FPV Drone Equipment

FPV (first person view) drones are controlled by a pilot who wears video goggles which show a live feed of the drone's camera, meaning the drone can be flown very precisely, through buildings, into/out of windows, small gaps, to give an enthralling moving camera perspective.

They are much smaller than our main workhorse the Inspire 2, as shown in the picture above.

Unlike many drones these days which are very easy to fly, FPV drones are a much harder craft to master, as their controls are fully manual and they have no GPS position hold, return-to-home function, or any other flight aids.

It takes many tens, or hundreds of hours of flight time to gain the skills for the best FPV flying, on two fronts:

  • Flying safely - these drones are built for flying at high speed, and 'dangerously close' to objects, in order to gain the desired visual effect. While the occasional crash is to be expected, the better the pilot, the closer they can place the camera to the object of interest without causing an accident, or damaging the drone or something else.
  • Getting the shot - FPV flying is a marriage of angling the drone to fly in the chosen direction, while also controlling it in a way that the camera is facing the scene. The constant movement of these drones, and the angles which they fly at again means that the more skilled pilots will be able to pull off unlikely acrobatic movements, while still capturing the developing action.

A GoPro or similar action camera is hard-mounted on the top to record the video.

Once the shots have been captured, the video files are processed through post-stabilisation software to provide a smooth, shake-free shot.

Here's what an FPV pilot looks like - face mask now optional.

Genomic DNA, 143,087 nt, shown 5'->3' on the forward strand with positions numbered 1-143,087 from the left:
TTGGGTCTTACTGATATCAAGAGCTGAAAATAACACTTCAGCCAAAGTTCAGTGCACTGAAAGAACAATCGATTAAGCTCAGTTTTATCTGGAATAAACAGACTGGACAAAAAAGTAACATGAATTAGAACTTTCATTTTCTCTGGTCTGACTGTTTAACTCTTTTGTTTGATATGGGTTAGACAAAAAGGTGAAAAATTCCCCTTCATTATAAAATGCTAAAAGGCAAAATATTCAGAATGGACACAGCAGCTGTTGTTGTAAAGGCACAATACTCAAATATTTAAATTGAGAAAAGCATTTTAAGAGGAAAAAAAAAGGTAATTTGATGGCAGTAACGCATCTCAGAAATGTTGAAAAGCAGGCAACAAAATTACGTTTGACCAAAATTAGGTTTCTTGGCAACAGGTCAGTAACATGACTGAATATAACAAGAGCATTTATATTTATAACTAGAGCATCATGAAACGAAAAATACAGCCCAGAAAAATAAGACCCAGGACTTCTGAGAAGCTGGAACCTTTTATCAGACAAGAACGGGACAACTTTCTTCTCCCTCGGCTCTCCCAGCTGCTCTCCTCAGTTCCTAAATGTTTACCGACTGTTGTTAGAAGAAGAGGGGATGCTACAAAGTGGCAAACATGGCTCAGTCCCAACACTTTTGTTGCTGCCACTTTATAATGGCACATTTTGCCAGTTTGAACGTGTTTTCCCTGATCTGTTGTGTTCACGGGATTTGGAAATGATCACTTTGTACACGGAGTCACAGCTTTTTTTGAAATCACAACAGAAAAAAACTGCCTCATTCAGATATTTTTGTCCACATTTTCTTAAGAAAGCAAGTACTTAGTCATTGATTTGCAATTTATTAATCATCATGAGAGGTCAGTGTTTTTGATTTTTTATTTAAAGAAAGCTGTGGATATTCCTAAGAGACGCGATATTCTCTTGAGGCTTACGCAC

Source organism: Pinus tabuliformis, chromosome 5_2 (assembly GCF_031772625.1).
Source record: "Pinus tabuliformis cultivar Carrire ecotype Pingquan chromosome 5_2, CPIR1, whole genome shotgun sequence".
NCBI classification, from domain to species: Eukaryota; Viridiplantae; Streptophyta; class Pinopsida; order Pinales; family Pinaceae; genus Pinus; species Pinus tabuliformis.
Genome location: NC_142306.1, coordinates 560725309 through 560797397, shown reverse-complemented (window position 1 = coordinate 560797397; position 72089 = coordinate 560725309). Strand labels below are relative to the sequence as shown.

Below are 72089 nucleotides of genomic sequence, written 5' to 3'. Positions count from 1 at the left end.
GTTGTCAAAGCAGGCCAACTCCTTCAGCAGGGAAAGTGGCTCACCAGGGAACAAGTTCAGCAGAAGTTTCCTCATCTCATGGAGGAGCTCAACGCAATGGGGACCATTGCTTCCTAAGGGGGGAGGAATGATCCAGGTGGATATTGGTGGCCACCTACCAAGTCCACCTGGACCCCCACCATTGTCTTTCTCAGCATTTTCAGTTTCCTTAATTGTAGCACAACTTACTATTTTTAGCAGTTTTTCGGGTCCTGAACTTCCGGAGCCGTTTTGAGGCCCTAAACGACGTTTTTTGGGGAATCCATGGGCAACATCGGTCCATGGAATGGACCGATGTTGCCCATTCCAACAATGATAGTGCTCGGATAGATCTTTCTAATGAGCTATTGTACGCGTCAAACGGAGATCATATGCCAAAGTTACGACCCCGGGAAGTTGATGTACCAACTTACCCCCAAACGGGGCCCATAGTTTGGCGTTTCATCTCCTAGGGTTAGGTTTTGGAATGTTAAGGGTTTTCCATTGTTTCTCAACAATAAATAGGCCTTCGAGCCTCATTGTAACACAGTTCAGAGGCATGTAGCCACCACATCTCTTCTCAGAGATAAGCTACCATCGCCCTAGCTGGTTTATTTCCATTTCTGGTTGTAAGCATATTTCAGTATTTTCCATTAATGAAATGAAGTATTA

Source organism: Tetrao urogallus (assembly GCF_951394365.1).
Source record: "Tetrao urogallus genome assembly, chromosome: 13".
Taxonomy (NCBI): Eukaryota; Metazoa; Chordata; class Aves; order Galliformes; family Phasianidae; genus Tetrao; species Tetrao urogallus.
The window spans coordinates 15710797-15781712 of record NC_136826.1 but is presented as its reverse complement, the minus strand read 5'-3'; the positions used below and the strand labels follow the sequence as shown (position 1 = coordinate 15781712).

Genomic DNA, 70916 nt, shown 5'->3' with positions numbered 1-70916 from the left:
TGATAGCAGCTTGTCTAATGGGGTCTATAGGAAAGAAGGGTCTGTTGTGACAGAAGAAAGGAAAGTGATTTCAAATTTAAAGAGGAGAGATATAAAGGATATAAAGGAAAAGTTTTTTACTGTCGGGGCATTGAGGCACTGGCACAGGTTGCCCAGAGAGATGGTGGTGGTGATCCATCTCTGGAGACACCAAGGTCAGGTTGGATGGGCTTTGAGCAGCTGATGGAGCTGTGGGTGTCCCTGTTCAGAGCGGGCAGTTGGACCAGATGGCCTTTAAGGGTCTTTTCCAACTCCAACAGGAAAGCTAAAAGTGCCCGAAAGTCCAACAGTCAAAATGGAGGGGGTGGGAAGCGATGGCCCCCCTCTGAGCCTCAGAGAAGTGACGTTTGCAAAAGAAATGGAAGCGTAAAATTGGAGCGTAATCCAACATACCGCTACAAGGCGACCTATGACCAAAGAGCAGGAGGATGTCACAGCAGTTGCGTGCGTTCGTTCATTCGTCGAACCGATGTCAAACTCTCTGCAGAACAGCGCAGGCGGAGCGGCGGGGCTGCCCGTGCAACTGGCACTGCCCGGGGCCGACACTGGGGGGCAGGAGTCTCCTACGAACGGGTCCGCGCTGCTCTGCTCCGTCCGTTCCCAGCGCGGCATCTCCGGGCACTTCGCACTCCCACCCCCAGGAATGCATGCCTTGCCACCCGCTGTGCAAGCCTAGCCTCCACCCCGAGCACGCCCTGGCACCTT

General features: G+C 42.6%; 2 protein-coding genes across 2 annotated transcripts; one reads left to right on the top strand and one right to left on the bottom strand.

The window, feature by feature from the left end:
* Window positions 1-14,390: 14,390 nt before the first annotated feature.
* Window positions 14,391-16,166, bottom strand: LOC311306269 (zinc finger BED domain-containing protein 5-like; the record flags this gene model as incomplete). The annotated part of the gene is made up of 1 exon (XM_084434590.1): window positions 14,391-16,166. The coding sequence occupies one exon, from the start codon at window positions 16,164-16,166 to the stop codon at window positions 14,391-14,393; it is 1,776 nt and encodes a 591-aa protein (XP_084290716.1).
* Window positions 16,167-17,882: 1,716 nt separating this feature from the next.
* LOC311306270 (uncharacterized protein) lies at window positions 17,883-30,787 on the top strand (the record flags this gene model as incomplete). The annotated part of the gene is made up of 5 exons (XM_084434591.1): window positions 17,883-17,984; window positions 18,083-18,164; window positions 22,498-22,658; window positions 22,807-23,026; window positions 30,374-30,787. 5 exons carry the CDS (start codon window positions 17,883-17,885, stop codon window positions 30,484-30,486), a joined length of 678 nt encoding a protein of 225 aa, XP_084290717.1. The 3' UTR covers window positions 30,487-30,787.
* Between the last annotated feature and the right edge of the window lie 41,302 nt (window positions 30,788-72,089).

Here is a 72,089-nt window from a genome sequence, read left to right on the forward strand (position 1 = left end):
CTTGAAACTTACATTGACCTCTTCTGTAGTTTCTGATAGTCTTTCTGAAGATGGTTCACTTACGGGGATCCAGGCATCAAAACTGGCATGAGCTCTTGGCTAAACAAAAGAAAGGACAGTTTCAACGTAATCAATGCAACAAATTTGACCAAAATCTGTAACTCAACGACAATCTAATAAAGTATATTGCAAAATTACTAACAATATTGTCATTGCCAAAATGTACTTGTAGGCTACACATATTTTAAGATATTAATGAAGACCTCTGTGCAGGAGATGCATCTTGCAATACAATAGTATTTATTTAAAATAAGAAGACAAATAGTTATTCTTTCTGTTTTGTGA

This is me conducting an indoor building tour of an engineering firm's shiny new offices in central London.

Due to the fact that the pilot does not have 'unaided visual line of sight' (VLOS) as per the legal requirements for commercial drone flights, an FPV pilot must be accompanied by a 'competent observer', whose job it is to keep their eyes on the drone and inform the pilot of any potential obstacles they may not have seen.

Additionally as the pilot is blind to the world once the goggles go on, the observer may also need to guide the pilot round, or sometimes even push them around a building in a wheelchair order to maintain video link with the drone as it the pilot flies the route.


High-speed 5" racing drone, carrying GoPro.

This can fly up to 70mph, and move very precisely. Great for filming large landscapes in a cinematic fashion, such as mountain valleys, tall buildings, rocky coastline, forest canopies etc.

3" Cinewhoop, carrying GoPro.

Cinewhoops are a certain kind of FPV drone - they move slower than their racing brethren, but they have a padded frame around the propellers to protect them, which makes these drones the ideal tool for indoor flying and working around cars and actors. If the drone were to clip any of these, it would just bounce off the frame, as opposed to damaging the object or person it hits, and sending the drone into the ground.

There are many different batteries, accessories, camera parts and spares required to keep an FPV shoot running - here's our specialist FPV rucksack which contains all we need for a day in the field, including on-board battery charging!

FPV Drone Equipment Picture